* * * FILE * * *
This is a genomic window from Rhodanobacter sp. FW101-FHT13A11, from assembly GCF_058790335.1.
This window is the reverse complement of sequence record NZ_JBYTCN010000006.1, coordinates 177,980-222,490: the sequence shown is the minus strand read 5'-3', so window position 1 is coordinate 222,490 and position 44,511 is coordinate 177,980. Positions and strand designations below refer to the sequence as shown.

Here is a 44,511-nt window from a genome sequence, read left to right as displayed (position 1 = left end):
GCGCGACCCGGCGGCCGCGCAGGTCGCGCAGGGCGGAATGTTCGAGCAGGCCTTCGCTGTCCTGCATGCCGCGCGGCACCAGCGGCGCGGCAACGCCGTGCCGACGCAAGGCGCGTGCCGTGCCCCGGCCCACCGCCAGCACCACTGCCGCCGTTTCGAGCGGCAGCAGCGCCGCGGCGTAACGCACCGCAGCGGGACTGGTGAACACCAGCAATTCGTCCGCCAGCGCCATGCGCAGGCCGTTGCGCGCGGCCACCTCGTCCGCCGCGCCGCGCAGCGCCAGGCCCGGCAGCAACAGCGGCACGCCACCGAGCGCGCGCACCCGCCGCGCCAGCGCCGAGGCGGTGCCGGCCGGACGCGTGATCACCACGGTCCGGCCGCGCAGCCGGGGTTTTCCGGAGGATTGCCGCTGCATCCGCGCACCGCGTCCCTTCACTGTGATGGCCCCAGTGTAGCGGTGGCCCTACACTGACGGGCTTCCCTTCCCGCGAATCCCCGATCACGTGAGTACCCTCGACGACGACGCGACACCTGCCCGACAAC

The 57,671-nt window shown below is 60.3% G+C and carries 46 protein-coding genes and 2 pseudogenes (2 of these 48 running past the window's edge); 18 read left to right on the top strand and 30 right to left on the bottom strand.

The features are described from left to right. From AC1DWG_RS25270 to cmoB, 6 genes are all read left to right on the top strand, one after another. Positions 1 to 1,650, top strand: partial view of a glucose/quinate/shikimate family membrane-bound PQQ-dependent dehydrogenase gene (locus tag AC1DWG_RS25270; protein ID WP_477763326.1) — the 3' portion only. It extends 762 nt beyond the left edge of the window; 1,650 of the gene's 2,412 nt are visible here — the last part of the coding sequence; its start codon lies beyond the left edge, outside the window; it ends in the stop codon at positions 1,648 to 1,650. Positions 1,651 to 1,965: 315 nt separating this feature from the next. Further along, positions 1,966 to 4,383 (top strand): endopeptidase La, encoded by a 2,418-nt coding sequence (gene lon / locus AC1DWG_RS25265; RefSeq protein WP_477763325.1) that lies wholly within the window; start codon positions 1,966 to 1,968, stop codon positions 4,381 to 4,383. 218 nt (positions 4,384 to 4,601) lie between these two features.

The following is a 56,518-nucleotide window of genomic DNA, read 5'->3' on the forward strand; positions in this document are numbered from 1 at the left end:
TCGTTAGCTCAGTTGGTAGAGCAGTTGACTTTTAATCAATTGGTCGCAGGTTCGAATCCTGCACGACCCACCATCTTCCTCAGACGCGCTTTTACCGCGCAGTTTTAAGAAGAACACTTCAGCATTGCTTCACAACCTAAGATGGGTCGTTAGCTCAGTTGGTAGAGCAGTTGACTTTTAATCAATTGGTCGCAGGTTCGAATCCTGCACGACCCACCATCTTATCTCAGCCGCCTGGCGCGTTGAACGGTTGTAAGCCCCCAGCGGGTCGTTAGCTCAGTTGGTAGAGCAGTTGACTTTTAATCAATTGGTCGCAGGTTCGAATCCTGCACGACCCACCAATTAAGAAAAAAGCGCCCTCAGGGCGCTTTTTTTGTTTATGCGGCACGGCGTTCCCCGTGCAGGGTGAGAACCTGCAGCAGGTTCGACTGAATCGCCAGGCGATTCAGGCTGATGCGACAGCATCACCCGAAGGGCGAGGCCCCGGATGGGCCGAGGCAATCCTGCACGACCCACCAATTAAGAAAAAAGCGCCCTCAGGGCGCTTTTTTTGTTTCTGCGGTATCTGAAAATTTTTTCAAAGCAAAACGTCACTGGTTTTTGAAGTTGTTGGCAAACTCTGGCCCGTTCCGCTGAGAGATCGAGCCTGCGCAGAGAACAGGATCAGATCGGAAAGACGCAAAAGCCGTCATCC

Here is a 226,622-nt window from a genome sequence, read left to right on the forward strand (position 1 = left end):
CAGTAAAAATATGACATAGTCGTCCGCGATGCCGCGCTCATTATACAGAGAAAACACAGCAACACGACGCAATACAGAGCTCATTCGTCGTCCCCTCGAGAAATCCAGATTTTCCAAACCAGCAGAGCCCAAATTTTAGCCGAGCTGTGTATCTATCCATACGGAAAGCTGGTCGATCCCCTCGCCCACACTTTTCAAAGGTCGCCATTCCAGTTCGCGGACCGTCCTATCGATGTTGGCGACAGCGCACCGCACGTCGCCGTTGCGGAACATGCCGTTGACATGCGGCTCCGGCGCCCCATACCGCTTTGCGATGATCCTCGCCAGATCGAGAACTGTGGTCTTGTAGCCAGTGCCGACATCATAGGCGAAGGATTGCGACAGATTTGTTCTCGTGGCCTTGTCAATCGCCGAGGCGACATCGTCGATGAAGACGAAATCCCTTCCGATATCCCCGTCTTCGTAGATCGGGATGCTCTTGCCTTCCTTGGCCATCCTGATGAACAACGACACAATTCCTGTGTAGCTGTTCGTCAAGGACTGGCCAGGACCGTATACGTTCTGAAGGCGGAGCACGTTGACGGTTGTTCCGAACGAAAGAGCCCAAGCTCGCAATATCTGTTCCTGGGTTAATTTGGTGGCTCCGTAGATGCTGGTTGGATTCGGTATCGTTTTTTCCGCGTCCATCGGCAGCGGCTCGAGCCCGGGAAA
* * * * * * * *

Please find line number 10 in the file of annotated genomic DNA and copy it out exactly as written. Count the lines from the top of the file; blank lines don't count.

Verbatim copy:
CAGTAAAAATATGACATAGTCGTCCGCGATGCCGCGCTCATTATACAGAGAAAACACAGCAACACGACGCAATACAGAGCTCATTCGTCGTCCCCTCGAGAAATCCAGATTTTCCAAACCAGCAGAGCCCAAATTTTAGCCGAGCTGTGTATCTATCCATACGGAAAGCTGGTCGATCCCCTCGCCCACACTTTTCAAAGGTCGCCATTCCAGTTCGCGGACCGTCCTATCGATGTTGGCGACAGCGCACCGCACGTCGCCGTTGCGGAACATGCCGTTGACATGCGGCTCCGGCGCCCCATACCGCTTTGCGATGATCCTCGCCAGATCGAGAACTGTGGTCTTGTAGCCAGTGCCGACATCATAGGCGAAGGATTGCGACAGATTTGTTCTCGTGGCCTTGTCAATCGCCGAGGCGACATCGTCGATGAAGACGAAATCCCTTCCGATATCCCCGTCTTCGTAGATCGGGATGCTCTTGCCTTCCTTGGCCATCCTGATGAACAACGACACAATTCCTGTGTAGCTGTTCGTCAAGGACTGGCCAGGACCGTATACGTTCTGAAGGCGGAGCACGTTGACGGTTGTTCCGAACGAAAGAGCCCAAGCTCGCAATATCTGTTCCTGGGTTAATTTGGTGGCTCCGTAGATGCTGGTTGGATTCGGTATCGTTTTTTCCGCGTCCATCGGCAGCGGCTCGAGCCCGGGAAA